The dopamine receptors of the cockroach salivary gland
Evans, Anthony Mark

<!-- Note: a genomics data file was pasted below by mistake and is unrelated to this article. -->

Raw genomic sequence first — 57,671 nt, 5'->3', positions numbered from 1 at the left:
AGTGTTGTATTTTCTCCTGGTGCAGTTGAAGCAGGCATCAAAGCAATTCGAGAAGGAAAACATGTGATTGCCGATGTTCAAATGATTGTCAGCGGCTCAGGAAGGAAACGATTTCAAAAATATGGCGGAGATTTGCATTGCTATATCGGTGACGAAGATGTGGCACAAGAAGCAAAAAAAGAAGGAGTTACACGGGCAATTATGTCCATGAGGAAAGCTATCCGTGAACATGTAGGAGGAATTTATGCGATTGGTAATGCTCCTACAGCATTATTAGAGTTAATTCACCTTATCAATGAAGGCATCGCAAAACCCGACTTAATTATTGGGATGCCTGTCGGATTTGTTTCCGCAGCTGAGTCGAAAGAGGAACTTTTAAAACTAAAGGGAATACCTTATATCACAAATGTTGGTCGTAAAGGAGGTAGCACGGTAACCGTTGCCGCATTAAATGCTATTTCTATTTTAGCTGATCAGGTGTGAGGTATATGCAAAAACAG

A study has been made of the secretory response and the electrical response (a hyperpolarization followed by a depolarization) mediated by dopamine receptors of the cockroach (Nauphoeta cinerea Olivier) salivary gland in- vitro.Receptor classificationThe selective D1 agonists fenoldopam and SK38393, and the selective D2 agonists LY163502 and quinpirole induced, in descending order of potency, secretion and a concomitant electrical response from the acinar cells. The secretory and electrical responses to dopamine were found to be antagonised by, in descending order of potency, chlorpromazine (a non - selective dopamine antagonist), SCH23390 (a selective D1 antagonist), haloperidol and metaclopramide (selective D2 antagonists). Another D2 antagonist (p)sulpiride and the highly selective D2 antagonist domperidone did not inhibit either the secretory or electrical responses. These results taken together suggest that the receptor mediating the secretory and electrical response are the same, and analogous to the mammalian D1 sub -type. This suggestion is strengthened by the fact that SCH23390 inhibited the secretory and electrical response to all the selective agonists, while (p)sulpiride did not.Although domperidone did response to dopamine, three other actions were observed: one, post- synaptic, led to the potentiation of the hyperpolarization; this action was shared by (p)sulpiride. A separate post- synaptic action resulted in the inhibition of the depolarizing phase of the response. Finally a presynaptic action led to the abolition of the response to nerve stimulation.Effects of the calmodulin antagonists W7 and calmidazoliumIn an attempt to investigate the role of calmodulin in stimulus - secretion coupling within the salivary gland, the actions of two calmodulin antagonists, W7 and calmidazolium, were studied. In high concentrations, but within the range in which they are known to inhibit calmodulin, W7 and calmidazolium were found to inhibit dopamine- induced secretion and hyperpolarize the acinar cells. The hyperpolarization was not inhibited by SCH23390, and resulted from an increase in cytosolic free calcium, released from the same source as that accessed by dopamine. Lower concentrations of these two antagonists caused submaximal secretion and potentiated dopamine - induced hyperpolarizations. An interpretation of these results is that calmodulin promotes secretion, and exerts a negative control on cytosolic free calcium by an independent process which can be selectively inhibited.